While we cannot give away our freedom of expression or free speech, unfortunately we cannot stop people from ‘thinking’ the unthinkable, says António Vitorino. What we must put an end to is an unpoliced forum where hate, violence, racism, etc can be disseminated and acted upon, and apply real world standards to Internet conducts.

As important is how 'normal' everyday people have been transformed by the Internet, and seemingly freed from moral and social constraints. When speaking in cyber space, many times using their personal identities, they often expressive themselves in extremely offensive or utterly slanderous ways, saying things that they would never say face-to-face in the real world. The problem then is that this 'outrageous' behavior is shared worldwide on social media triggering equally offensive/slanderous comments and often resulting in hate campaigns.

But where do we draw the line when it comes to freedom of opinion or speech? “Slander, defamation, scare mongering, racism, etc? Yes of course, that shouldn’t be allowed” he says. “Use of words or conduct that incite violence or racism? Again, without a doubt.”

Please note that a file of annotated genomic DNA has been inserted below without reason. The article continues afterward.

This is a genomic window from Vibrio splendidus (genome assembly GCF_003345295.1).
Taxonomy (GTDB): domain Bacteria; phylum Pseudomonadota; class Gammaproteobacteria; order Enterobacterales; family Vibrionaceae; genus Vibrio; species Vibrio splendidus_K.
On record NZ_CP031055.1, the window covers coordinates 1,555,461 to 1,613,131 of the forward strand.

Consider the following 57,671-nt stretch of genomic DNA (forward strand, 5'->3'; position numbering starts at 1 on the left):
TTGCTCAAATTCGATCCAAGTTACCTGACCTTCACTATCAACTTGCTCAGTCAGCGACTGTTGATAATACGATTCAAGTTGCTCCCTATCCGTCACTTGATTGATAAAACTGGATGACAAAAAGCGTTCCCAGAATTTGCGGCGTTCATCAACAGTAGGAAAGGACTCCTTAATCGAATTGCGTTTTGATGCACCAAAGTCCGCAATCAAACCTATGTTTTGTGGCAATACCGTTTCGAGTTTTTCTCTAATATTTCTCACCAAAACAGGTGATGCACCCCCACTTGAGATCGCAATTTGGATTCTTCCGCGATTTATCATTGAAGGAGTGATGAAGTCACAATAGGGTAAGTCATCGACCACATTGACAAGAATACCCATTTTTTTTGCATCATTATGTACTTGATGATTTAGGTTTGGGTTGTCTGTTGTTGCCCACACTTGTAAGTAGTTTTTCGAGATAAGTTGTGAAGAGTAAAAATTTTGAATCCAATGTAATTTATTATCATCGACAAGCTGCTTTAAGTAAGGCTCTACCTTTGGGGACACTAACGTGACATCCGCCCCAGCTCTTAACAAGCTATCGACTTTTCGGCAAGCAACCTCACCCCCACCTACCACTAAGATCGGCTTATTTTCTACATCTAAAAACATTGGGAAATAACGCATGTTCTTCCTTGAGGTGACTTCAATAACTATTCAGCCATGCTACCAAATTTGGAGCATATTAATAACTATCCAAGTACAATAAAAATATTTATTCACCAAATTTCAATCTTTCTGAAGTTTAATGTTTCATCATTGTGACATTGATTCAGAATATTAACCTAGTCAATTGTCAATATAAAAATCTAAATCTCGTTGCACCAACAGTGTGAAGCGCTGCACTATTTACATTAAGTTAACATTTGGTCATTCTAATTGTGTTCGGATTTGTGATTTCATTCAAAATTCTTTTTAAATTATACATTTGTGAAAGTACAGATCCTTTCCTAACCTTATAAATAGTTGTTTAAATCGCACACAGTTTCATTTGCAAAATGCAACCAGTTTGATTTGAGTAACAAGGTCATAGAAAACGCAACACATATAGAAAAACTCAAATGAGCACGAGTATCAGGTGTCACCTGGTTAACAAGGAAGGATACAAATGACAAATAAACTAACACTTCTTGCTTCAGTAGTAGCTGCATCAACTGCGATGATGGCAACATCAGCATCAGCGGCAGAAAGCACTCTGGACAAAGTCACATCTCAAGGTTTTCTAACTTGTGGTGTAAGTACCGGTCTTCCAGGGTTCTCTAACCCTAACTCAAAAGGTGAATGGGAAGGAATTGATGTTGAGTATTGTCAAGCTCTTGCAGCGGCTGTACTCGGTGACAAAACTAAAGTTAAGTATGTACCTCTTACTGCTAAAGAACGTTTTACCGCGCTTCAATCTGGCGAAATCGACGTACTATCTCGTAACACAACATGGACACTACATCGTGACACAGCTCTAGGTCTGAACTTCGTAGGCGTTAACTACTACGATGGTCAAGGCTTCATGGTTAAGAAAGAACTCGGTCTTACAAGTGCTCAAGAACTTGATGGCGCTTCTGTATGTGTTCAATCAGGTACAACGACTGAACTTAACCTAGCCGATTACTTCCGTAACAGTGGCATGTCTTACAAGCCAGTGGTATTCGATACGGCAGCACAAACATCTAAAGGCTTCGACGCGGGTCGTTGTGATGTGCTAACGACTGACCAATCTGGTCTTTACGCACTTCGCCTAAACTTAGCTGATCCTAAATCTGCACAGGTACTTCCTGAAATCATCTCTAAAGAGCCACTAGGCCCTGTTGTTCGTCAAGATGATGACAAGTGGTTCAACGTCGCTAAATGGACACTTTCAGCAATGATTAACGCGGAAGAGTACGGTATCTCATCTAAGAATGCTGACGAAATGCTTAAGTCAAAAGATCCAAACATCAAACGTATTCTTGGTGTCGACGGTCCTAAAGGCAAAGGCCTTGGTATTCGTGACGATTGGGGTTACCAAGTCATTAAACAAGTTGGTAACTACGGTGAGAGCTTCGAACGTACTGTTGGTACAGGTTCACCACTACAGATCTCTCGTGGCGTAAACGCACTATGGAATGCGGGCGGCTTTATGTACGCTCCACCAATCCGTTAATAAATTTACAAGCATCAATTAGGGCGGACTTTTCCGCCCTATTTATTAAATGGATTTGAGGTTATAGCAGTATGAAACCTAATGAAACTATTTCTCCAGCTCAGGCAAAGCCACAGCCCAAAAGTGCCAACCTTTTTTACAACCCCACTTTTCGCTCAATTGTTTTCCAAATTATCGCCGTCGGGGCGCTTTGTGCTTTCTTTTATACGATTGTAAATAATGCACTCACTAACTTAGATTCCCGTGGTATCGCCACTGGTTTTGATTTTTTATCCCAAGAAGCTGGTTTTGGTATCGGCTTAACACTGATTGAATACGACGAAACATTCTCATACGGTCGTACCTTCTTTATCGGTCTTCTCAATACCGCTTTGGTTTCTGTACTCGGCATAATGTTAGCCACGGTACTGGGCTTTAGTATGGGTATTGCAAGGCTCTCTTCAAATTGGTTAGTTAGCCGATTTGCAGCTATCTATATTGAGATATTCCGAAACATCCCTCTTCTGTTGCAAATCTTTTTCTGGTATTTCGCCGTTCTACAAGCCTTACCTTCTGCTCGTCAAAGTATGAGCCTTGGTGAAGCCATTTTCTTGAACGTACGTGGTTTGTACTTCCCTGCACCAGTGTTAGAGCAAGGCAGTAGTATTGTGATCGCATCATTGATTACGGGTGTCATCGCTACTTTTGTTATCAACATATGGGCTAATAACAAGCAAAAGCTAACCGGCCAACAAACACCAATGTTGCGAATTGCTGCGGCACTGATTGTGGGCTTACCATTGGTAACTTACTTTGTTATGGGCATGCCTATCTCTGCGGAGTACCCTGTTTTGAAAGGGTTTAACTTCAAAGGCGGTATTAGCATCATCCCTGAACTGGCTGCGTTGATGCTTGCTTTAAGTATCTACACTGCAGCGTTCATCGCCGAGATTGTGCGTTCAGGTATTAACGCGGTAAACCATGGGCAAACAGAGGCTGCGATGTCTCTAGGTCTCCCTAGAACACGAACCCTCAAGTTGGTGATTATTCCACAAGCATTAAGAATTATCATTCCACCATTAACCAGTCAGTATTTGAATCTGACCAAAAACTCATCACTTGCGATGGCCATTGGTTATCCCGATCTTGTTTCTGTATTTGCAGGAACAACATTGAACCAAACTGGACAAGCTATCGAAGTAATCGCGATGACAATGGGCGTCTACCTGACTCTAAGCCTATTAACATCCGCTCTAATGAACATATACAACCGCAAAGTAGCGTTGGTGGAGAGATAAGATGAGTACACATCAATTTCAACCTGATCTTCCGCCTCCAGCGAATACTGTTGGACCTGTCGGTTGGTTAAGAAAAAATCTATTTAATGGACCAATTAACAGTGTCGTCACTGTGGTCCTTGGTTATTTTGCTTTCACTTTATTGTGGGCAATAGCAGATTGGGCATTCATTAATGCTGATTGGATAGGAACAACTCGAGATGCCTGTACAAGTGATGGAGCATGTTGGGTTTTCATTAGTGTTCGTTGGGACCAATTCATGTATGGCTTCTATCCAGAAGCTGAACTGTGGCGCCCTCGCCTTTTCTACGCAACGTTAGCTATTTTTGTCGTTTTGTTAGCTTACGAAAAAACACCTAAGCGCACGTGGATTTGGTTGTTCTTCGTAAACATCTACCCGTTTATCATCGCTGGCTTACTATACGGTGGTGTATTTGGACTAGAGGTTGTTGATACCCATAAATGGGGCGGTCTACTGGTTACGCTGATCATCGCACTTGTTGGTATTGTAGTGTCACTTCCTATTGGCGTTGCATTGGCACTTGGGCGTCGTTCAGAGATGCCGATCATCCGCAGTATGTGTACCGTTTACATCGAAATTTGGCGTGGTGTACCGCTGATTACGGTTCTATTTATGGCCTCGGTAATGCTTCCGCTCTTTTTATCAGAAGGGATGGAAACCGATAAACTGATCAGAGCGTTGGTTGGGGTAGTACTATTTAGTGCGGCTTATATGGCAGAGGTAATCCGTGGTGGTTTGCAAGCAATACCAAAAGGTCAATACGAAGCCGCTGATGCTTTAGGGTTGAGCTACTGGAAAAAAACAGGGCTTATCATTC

But if we put a blanket ban on certain words or opinions, we can’t forget that a great deal of art has been built on these words and opinions he adds. From the ancient Greek comedies to the rock songs of the 60s, if you just dig a little deeper you find many things that could fall into the censorship net. “Take the Sex Pistols’ ‘Schools are Prisons’ or Pink Floyd’s ‘We don’t need no Education’ - these are touted as freedom anthems, but really these are closer to manifestos against education. Can you say they can’t write those songs or express their opinions? No, you can’t. But how or who do we have that will be able to take the decision on what gets banned and what gets through?” One way would be to apply double standards, policing the use of certain words or words in a certain context on the Internet while allowing them to be used in public spaces, such as print media or before live audiences.

However, this policing of the Internet cannot realistically be done by humans, it’s just too big. While having AI systems in control would be another step forward, says António Vitorino, it still doesn’t tackle the question of who decides what can and can’t be said.

“Facebook, Instagram and other social media, all have their internal policies and can decide what words, comments and conducts will be banned, and no one has really been questioning that. That’s the status of where we are now. But why should they have the right to decide how to police the Internet? Shouldn’t that be our right as a community?” he asks.

 

Legislating for change